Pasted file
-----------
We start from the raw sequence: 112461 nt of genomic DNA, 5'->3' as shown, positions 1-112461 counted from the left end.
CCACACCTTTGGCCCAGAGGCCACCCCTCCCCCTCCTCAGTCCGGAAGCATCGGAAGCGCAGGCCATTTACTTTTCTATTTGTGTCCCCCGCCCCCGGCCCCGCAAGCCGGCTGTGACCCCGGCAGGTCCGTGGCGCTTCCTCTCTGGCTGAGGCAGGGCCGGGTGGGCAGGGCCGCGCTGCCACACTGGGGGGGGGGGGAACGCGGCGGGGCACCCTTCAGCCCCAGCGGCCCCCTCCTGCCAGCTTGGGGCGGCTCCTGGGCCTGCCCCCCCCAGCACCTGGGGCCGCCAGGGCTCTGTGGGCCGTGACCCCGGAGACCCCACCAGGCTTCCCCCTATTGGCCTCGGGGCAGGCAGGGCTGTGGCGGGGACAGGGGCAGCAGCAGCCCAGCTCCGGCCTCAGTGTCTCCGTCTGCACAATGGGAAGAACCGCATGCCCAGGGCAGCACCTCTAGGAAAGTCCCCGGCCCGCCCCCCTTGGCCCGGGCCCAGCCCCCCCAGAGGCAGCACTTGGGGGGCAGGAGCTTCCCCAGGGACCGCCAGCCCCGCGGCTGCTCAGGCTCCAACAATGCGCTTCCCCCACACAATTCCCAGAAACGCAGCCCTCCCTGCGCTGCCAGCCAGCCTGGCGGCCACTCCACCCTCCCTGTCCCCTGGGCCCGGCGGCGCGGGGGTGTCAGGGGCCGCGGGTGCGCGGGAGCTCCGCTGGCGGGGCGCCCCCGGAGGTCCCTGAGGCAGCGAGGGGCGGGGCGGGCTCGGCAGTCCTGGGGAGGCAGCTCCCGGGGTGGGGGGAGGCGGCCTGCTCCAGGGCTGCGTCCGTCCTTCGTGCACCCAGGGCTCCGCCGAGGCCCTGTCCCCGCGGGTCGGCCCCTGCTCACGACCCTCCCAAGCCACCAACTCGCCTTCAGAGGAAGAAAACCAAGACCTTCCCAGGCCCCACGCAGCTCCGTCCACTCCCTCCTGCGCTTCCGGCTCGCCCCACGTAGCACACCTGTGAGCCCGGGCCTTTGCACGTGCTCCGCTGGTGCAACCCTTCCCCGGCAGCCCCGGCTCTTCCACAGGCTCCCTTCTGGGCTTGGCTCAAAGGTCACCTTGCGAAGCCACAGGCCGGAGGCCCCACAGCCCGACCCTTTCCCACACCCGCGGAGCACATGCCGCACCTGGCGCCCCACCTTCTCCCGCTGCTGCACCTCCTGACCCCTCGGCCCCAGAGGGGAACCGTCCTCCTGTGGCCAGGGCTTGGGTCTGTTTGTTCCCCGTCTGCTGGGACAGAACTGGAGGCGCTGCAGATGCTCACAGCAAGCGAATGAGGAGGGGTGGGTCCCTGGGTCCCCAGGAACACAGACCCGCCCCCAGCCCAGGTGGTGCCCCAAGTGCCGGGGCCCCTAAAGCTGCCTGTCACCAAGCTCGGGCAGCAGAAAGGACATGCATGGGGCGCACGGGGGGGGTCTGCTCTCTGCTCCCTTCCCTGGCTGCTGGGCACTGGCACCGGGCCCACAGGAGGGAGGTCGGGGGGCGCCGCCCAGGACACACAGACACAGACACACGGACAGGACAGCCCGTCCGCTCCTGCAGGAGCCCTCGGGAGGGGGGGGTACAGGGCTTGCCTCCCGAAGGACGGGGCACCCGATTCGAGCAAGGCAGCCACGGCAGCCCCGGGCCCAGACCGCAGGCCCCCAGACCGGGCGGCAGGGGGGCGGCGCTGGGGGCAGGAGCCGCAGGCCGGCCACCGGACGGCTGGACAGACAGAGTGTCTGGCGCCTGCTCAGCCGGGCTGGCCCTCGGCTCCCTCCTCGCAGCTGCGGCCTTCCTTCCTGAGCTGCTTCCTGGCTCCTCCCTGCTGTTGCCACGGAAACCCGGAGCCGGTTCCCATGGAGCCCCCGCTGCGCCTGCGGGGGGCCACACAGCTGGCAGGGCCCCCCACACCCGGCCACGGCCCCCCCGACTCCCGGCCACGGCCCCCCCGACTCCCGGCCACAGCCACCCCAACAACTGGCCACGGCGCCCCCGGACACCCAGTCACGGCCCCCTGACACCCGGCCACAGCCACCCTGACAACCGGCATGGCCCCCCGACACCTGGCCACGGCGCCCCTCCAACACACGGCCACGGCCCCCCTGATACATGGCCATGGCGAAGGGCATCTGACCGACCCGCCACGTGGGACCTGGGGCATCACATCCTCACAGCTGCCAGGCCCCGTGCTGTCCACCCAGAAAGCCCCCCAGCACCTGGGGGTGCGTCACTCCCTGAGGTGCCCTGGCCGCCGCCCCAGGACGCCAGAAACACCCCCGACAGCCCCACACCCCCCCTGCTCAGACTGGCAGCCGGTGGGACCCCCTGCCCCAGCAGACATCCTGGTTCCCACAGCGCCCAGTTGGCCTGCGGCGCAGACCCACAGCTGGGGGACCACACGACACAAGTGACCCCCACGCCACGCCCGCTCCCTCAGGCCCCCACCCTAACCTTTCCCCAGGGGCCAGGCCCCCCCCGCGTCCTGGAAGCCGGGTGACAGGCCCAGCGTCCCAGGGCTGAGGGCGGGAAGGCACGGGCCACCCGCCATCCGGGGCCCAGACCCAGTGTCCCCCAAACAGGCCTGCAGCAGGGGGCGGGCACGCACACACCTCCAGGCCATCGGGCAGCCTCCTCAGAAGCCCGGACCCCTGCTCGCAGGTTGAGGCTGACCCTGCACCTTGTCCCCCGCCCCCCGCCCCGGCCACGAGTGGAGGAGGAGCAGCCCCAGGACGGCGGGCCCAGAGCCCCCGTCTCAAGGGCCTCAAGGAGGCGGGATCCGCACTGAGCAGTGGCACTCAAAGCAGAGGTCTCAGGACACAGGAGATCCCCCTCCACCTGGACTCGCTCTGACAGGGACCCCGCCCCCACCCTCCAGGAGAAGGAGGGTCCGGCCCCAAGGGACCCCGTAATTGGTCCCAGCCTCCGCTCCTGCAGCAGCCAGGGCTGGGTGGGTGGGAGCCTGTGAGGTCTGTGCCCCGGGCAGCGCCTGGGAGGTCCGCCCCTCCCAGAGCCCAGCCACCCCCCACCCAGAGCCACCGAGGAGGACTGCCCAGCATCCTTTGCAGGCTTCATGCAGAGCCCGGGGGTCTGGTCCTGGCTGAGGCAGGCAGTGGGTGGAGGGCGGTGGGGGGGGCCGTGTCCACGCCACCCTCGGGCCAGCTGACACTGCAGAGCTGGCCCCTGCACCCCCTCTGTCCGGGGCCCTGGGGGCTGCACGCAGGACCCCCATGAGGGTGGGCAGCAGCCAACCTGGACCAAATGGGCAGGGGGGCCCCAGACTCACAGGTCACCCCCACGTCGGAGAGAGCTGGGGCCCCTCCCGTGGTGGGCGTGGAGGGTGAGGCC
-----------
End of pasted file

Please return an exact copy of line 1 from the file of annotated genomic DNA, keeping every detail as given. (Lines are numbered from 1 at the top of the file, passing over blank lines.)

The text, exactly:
We start from the raw sequence: 112461 nt of genomic DNA, 5'->3' as shown, positions 1-112461 counted from the left end.